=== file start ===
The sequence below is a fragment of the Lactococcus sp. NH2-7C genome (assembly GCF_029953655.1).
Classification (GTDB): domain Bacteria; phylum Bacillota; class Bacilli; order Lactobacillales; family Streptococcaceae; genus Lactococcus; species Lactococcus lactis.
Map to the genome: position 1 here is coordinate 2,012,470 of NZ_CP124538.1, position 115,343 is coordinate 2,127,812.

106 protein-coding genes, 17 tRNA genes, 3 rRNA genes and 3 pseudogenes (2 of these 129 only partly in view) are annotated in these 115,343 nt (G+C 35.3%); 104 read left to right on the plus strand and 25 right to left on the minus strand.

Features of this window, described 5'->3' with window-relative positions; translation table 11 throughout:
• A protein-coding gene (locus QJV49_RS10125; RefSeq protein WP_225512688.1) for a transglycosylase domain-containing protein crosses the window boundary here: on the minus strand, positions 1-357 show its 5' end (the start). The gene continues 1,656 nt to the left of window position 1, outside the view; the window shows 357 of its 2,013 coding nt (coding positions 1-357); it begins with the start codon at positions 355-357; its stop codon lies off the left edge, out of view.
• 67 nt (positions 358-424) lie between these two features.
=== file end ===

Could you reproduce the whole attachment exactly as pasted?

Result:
The sequence below is a fragment of the Lactococcus sp. NH2-7C genome (assembly GCF_029953655.1).
Classification (GTDB): domain Bacteria; phylum Bacillota; class Bacilli; order Lactobacillales; family Streptococcaceae; genus Lactococcus; species Lactococcus lactis.
Map to the genome: position 1 here is coordinate 2,012,470 of NZ_CP124538.1, position 115,343 is coordinate 2,127,812.

106 protein-coding genes, 17 tRNA genes, 3 rRNA genes and 3 pseudogenes (2 of these 129 only partly in view) are annotated in these 115,343 nt (G+C 35.3%); 104 read left to right on the plus strand and 25 right to left on the minus strand.

Features of this window, described 5'->3' with window-relative positions; translation table 11 throughout:
• A protein-coding gene (locus QJV49_RS10125; RefSeq protein WP_225512688.1) for a transglycosylase domain-containing protein crosses the window boundary here: on the minus strand, positions 1-357 show its 5' end (the start). The gene continues 1,656 nt to the left of window position 1, outside the view; the window shows 357 of its 2,013 coding nt (coding positions 1-357); it begins with the start codon at positions 355-357; its stop codon lies off the left edge, out of view.
• 67 nt (positions 358-424) lie between these two features.